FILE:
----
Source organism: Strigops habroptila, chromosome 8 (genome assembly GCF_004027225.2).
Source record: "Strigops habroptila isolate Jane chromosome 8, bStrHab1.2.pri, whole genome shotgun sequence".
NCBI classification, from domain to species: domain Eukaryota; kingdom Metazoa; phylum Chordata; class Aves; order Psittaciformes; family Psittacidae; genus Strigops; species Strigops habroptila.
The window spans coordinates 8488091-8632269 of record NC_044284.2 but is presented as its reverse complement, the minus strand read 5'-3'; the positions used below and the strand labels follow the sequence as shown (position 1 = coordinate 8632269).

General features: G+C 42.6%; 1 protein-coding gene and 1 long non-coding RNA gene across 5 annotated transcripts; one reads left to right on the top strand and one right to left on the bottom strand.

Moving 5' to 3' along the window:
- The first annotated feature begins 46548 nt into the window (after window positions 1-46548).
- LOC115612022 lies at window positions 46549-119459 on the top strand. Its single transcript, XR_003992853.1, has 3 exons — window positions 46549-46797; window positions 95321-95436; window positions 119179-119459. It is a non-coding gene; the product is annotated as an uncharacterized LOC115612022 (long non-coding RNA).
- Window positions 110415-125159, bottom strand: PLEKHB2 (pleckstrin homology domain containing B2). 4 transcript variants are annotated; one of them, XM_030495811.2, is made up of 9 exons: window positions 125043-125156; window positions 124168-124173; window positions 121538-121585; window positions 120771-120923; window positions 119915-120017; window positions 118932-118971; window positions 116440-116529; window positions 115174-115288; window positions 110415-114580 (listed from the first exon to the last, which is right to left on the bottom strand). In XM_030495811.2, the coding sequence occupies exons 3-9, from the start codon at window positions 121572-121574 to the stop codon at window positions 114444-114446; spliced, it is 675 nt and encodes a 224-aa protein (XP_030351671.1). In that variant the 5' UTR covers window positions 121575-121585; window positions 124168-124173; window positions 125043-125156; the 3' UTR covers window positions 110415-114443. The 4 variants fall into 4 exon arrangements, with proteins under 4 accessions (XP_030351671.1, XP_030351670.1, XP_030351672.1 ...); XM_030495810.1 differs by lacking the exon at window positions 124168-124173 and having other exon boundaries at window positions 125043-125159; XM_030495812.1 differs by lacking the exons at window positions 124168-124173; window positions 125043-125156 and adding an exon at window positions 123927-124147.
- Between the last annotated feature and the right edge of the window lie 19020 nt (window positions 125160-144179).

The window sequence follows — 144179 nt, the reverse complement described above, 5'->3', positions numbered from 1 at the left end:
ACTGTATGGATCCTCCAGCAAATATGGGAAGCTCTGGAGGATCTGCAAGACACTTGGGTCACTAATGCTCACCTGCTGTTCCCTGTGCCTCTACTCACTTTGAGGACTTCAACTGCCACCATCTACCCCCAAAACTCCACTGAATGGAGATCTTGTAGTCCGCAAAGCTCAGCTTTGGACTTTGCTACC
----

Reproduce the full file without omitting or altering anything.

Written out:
Source organism: Strigops habroptila, chromosome 8 (genome assembly GCF_004027225.2).
Source record: "Strigops habroptila isolate Jane chromosome 8, bStrHab1.2.pri, whole genome shotgun sequence".
NCBI classification, from domain to species: domain Eukaryota; kingdom Metazoa; phylum Chordata; class Aves; order Psittaciformes; family Psittacidae; genus Strigops; species Strigops habroptila.
The window spans coordinates 8488091-8632269 of record NC_044284.2 but is presented as its reverse complement, the minus strand read 5'-3'; the positions used below and the strand labels follow the sequence as shown (position 1 = coordinate 8632269).

General features: G+C 42.6%; 1 protein-coding gene and 1 long non-coding RNA gene across 5 annotated transcripts; one reads left to right on the top strand and one right to left on the bottom strand.

Moving 5' to 3' along the window:
- The first annotated feature begins 46548 nt into the window (after window positions 1-46548).
- LOC115612022 lies at window positions 46549-119459 on the top strand. Its single transcript, XR_003992853.1, has 3 exons — window positions 46549-46797; window positions 95321-95436; window positions 119179-119459. It is a non-coding gene; the product is annotated as an uncharacterized LOC115612022 (long non-coding RNA).
- Window positions 110415-125159, bottom strand: PLEKHB2 (pleckstrin homology domain containing B2). 4 transcript variants are annotated; one of them, XM_030495811.2, is made up of 9 exons: window positions 125043-125156; window positions 124168-124173; window positions 121538-121585; window positions 120771-120923; window positions 119915-120017; window positions 118932-118971; window positions 116440-116529; window positions 115174-115288; window positions 110415-114580 (listed from the first exon to the last, which is right to left on the bottom strand). In XM_030495811.2, the coding sequence occupies exons 3-9, from the start codon at window positions 121572-121574 to the stop codon at window positions 114444-114446; spliced, it is 675 nt and encodes a 224-aa protein (XP_030351671.1). In that variant the 5' UTR covers window positions 121575-121585; window positions 124168-124173; window positions 125043-125156; the 3' UTR covers window positions 110415-114443. The 4 variants fall into 4 exon arrangements, with proteins under 4 accessions (XP_030351671.1, XP_030351670.1, XP_030351672.1 ...); XM_030495810.1 differs by lacking the exon at window positions 124168-124173 and having other exon boundaries at window positions 125043-125159; XM_030495812.1 differs by lacking the exons at window positions 124168-124173; window positions 125043-125156 and adding an exon at window positions 123927-124147.
- Between the last annotated feature and the right edge of the window lie 19020 nt (window positions 125160-144179).

The window sequence follows — 144179 nt, the reverse complement described above, 5'->3', positions numbered from 1 at the left end:
ACTGTATGGATCCTCCAGCAAATATGGGAAGCTCTGGAGGATCTGCAAGACACTTGGGTCACTAATGCTCACCTGCTGTTCCCTGTGCCTCTACTCACTTTGAGGACTTCAACTGCCACCATCTACCCCCAAAACTCCACTGAATGGAGATCTTGTAGTCCGCAAAGCTCAGCTTTGGACTTTGCTACC